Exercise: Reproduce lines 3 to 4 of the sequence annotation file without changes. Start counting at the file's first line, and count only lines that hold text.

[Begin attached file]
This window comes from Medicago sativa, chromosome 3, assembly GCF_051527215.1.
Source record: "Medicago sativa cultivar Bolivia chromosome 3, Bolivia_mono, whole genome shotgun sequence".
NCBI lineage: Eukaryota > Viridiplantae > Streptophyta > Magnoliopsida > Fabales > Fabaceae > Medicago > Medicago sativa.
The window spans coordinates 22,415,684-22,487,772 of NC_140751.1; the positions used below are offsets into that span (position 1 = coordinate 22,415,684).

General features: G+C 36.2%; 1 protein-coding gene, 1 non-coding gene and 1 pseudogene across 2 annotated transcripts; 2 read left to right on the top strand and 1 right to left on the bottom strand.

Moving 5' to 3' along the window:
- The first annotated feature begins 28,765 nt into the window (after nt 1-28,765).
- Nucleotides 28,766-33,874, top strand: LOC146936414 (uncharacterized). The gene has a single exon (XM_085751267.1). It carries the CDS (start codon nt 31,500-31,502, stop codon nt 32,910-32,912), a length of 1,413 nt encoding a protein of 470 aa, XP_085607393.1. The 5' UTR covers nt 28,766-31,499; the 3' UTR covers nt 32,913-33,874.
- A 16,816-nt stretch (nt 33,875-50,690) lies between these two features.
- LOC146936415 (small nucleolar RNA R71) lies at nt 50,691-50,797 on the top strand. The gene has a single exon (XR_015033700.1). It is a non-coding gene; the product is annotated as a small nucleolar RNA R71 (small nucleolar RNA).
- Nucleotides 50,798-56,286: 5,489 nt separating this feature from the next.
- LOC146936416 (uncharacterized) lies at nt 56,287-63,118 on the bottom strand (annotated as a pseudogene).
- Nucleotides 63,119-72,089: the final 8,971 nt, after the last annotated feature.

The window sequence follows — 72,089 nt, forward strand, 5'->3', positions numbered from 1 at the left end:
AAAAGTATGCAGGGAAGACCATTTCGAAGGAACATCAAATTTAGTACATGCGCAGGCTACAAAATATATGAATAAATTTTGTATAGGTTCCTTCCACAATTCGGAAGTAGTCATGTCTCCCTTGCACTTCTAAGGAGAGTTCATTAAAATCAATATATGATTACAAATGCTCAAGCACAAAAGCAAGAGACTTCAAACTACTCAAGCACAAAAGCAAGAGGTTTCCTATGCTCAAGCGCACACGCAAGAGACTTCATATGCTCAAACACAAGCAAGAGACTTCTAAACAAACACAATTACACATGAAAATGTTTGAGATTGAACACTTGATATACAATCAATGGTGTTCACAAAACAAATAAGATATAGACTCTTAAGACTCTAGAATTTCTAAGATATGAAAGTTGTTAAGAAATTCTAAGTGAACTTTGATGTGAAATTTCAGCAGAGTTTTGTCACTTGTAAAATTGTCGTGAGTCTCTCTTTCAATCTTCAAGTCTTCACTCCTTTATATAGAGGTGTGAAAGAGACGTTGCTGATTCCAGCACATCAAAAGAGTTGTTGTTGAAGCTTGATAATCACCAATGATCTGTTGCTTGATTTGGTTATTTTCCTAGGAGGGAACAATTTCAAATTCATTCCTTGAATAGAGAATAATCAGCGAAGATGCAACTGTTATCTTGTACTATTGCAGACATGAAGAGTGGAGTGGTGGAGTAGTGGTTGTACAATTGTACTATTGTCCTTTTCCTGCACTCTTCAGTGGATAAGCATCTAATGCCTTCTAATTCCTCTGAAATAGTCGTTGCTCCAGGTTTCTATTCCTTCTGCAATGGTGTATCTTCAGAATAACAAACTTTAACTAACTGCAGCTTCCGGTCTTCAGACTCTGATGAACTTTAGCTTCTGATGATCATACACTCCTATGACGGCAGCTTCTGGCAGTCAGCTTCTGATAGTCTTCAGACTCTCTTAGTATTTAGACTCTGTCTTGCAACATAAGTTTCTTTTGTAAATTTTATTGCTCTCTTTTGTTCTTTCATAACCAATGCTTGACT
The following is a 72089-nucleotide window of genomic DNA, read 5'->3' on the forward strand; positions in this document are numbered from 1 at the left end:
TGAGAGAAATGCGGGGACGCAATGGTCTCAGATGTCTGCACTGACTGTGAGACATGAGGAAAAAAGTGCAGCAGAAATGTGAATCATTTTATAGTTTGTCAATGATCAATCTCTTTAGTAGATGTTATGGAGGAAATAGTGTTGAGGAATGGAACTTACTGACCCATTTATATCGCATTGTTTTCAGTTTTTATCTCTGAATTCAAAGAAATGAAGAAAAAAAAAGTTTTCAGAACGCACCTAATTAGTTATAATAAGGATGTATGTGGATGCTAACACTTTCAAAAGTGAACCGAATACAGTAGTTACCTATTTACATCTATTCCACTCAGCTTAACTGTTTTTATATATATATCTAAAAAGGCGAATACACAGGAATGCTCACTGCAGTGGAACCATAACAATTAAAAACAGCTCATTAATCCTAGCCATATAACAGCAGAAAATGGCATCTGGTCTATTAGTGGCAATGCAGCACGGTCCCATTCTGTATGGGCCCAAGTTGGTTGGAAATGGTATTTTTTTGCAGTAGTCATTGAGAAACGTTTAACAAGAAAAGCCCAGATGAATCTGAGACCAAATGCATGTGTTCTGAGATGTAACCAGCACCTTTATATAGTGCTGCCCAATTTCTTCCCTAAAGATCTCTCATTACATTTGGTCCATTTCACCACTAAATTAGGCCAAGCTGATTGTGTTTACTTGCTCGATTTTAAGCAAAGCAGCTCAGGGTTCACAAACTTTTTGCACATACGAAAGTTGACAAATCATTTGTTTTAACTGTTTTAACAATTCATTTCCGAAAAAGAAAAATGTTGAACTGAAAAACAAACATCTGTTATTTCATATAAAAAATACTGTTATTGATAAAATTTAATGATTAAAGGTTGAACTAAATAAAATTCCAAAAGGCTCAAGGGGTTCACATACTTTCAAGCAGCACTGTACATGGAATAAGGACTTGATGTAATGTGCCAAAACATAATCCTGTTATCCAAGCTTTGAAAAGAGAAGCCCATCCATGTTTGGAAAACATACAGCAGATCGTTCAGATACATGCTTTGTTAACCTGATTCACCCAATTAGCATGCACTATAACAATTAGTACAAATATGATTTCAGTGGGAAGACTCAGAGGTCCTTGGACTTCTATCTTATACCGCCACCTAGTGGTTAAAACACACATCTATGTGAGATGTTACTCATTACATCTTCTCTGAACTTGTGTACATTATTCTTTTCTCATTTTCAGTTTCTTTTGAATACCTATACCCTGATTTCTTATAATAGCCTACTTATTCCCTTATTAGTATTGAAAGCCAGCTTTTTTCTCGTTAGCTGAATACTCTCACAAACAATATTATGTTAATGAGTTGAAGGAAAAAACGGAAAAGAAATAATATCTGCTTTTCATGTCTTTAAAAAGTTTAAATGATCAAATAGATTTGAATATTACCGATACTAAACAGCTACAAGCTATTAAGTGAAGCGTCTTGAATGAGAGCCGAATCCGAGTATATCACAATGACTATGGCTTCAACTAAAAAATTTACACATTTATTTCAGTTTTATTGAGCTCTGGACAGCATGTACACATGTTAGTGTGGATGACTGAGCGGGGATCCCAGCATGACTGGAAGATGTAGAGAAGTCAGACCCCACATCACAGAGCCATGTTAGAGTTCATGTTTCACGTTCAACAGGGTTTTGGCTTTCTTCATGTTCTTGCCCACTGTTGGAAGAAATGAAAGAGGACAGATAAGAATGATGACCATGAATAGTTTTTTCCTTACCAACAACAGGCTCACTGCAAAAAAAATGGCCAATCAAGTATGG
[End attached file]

NCBI lineage: Eukaryota > Viridiplantae > Streptophyta > Magnoliopsida > Fabales > Fabaceae > Medicago > Medicago sativa.
The window spans coordinates 22,415,684-22,487,772 of NC_140751.1; the positions used below are offsets into that span (position 1 = coordinate 22,415,684).